Monday, February 2, 2009

Drifter


He was a drifter sort of guy. He mentions fishing boats and lumber yards, an estranged wife and grandchildren that he adores, but never gets to see. He is thought to be a problem because he comes to emergency rooms all around town complaining of pain. He skips appointments with his regular doctors, although he can't name who they are, and comes to the ER needing belly taps. He has chronic end stage liver disease. Yep, from drinking a lot for a long time. From shooting heroin and getting hepatitis.

I met him as a patient in the hospital. A sweet guy, I thought. A drug addict, yes, but sweet, grateful when I sit and talk with him, wanting to follow a plan, willing. But he had no place to live, could not make it to clinic, forgot appointment dates. So he kept going into ER's asking for pain meds and belly taps. Got a reputation. Frequent flier, the term for it. Narcotic-seeker. I told him to come see me in clinic, I would be happy to give him the narcotics he obviously needed. He came. He also showed up in the ER the next day asking for pain meds. He was having trouble breathing.

I convinced him to go on hospice. He agreed. For a while the hospice nurse met him in the lobby of his friends apartment, where he stayed sometimes. One day, she brought him to the inpatient hospice unit, from there we arranged for a nursing home. One where I know the staff cares about their patients. The hospice nurse and social worker, myself, the nursing home staff became a consistent presence for him, getting to know him. Hospice brought him clothes, his had gotten lost along the way. He ate a lot of popsickles. Sometimes he wanted to talk and we listened. He didn't ask for much.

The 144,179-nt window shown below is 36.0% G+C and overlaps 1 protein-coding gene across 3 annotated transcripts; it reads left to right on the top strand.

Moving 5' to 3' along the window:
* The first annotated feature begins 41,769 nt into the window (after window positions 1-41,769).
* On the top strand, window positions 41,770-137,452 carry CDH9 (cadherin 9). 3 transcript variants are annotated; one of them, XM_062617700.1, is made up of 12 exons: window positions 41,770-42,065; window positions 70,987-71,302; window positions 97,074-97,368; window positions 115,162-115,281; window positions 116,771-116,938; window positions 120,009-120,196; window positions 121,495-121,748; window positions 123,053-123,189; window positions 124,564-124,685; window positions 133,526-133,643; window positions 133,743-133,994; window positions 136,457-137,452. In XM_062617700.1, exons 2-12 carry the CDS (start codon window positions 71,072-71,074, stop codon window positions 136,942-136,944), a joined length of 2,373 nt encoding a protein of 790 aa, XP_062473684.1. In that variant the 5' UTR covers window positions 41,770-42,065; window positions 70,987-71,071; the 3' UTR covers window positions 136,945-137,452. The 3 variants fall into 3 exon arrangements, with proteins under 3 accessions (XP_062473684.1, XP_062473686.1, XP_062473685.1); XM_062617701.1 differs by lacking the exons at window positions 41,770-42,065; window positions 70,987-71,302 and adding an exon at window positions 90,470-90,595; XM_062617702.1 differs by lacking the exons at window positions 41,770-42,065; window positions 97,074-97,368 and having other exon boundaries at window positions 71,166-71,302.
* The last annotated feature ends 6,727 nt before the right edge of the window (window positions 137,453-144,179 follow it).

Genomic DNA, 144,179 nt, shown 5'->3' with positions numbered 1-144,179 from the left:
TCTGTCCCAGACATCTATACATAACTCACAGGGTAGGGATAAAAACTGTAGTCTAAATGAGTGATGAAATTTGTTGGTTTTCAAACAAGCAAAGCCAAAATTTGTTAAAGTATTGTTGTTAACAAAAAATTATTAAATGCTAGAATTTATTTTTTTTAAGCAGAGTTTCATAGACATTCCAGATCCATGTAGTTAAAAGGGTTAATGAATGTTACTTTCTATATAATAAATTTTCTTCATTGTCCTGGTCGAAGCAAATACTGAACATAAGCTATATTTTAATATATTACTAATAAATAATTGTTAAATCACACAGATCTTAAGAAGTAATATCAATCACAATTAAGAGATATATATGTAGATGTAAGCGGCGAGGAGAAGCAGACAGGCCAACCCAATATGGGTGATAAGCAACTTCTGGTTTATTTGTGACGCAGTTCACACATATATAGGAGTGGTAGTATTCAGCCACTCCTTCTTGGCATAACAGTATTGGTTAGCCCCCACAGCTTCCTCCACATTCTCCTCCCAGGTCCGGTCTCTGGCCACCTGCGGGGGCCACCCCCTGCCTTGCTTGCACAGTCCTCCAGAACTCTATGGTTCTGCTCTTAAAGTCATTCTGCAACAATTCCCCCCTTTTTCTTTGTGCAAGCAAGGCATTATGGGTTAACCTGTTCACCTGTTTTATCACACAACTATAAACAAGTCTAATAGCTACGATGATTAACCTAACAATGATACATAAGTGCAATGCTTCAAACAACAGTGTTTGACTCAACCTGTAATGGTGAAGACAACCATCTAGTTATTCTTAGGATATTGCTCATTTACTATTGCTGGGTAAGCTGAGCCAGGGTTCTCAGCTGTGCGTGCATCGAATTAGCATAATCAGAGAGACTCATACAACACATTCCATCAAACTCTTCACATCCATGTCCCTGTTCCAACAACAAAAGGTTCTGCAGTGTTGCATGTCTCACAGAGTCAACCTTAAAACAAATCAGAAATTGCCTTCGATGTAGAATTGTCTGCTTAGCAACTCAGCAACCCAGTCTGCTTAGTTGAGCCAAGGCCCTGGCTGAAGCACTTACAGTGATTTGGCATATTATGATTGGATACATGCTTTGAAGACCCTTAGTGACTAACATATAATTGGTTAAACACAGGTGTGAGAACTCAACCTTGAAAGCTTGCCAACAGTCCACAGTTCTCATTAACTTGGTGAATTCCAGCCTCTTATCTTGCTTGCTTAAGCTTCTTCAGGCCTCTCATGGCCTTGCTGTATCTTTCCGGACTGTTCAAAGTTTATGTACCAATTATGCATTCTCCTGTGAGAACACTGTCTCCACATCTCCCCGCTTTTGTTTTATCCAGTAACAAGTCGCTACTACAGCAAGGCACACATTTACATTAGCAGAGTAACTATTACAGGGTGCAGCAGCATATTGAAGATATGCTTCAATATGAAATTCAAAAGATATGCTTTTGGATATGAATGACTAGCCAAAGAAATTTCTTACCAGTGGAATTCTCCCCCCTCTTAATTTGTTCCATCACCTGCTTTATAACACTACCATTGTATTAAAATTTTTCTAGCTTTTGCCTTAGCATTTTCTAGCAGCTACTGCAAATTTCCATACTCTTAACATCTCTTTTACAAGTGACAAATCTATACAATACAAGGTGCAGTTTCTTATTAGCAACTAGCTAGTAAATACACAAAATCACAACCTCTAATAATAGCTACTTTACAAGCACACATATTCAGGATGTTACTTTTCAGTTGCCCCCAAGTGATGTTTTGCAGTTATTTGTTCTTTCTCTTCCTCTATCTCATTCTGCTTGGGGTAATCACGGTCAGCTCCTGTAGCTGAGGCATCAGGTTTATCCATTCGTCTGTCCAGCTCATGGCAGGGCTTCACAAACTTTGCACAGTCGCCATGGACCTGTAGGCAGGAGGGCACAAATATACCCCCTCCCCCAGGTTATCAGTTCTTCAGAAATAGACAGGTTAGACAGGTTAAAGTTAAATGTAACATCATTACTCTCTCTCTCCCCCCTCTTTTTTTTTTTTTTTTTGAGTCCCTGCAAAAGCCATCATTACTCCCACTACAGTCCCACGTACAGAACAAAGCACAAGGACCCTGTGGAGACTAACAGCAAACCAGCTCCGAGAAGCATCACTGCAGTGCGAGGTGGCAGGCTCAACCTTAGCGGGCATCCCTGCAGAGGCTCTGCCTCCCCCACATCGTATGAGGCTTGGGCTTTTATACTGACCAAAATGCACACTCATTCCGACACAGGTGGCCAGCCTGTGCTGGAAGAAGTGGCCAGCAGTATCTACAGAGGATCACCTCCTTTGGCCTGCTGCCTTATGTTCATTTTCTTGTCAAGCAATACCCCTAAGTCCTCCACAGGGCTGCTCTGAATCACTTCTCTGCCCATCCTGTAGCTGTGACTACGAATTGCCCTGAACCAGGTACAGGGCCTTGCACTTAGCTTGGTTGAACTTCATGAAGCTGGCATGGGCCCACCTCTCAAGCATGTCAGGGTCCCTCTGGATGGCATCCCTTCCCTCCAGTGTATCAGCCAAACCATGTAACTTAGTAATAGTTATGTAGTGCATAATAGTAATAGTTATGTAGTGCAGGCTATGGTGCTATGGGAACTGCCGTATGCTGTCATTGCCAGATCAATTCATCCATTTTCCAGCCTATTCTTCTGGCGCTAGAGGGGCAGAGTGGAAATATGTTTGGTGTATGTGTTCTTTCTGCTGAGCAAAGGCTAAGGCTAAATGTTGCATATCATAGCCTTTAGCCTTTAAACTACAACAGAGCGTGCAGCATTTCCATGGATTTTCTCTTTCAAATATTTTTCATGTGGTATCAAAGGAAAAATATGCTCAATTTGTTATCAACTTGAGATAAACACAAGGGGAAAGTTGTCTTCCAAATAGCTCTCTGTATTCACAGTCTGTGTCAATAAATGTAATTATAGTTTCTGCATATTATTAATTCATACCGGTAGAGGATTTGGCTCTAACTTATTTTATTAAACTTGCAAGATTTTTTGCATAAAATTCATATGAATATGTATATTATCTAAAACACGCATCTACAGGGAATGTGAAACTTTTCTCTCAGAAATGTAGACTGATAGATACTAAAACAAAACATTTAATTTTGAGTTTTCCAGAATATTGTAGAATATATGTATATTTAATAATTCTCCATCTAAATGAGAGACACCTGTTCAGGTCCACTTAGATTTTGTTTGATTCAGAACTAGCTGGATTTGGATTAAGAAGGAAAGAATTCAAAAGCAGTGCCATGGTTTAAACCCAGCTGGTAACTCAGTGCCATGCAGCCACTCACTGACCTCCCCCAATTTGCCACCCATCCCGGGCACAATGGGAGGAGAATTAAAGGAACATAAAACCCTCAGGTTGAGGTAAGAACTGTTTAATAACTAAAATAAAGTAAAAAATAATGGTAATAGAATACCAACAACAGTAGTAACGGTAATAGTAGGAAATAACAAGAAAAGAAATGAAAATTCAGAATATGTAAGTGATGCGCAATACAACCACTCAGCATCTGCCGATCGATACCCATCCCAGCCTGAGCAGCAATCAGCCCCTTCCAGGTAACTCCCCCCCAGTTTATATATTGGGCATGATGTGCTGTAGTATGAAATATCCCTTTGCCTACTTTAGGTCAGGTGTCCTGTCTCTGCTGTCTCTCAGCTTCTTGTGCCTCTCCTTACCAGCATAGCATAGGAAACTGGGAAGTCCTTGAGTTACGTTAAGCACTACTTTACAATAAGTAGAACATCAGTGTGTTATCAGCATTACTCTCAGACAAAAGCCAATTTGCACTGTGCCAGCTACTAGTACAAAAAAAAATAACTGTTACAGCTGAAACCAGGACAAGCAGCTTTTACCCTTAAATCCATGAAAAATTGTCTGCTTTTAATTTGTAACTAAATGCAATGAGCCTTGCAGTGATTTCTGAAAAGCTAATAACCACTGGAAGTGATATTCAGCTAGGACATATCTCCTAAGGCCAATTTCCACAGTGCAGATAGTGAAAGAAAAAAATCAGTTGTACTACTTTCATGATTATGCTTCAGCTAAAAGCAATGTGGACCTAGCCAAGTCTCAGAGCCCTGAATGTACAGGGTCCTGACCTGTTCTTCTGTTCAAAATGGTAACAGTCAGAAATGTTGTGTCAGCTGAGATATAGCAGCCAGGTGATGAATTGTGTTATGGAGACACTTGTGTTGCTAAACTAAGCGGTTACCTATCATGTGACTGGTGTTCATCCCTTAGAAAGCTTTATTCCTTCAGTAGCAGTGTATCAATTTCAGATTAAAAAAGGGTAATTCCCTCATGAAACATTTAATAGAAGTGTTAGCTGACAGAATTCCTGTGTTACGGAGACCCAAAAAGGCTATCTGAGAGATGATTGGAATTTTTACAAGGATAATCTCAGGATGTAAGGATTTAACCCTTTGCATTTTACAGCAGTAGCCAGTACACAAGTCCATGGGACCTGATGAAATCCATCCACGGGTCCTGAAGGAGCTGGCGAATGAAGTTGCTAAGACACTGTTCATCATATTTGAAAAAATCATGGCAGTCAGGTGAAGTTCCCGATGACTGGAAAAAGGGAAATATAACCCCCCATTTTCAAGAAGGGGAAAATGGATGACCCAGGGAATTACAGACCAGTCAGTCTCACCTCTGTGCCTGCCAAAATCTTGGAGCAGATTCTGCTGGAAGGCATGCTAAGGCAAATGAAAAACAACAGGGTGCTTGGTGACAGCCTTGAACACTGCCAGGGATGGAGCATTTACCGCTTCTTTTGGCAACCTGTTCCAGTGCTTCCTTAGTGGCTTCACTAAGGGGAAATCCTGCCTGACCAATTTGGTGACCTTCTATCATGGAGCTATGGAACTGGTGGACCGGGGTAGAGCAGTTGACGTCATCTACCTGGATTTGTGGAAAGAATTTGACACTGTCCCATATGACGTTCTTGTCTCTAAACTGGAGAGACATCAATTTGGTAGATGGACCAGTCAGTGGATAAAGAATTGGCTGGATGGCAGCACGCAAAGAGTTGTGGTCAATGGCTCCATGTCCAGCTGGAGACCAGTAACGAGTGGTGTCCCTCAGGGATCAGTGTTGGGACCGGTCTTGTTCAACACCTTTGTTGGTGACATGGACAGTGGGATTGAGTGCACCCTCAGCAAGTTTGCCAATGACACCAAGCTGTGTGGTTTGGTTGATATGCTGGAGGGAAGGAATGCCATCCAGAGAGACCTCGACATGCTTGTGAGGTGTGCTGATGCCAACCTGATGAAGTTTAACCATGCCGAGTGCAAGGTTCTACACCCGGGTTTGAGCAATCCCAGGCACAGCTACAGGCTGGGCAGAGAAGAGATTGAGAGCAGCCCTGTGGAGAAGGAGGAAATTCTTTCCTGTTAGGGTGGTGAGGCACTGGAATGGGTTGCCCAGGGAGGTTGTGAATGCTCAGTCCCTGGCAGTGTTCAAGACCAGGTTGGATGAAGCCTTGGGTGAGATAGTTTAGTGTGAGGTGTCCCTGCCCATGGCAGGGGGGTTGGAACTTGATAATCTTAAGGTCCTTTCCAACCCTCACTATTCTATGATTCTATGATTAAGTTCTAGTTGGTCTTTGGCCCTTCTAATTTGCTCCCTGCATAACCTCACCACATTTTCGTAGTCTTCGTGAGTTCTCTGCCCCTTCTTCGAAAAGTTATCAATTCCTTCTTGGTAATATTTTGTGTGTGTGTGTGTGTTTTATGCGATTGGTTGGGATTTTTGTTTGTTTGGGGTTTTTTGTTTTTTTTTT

But he really wanted to smoke. So we found another nursing home that would let him smoke and moved him in there. Still the same hospice team, still me. He never got a chance to have a smoke, though. He died two days after we moved him there. He never would tell us how to contact his family. He didn't see his grandchildren again. He had no possessions really.

This guy thanked us, whatever we did for him. He told each of us, that cared for him during those last weeks: "I've never been treated so well in my life ." We each felt the same pang, hearing that.

Why does a guy have to die to get treated well? That's what I want to know.

1 comment:

  1. At least he was blessed to have you at the end.

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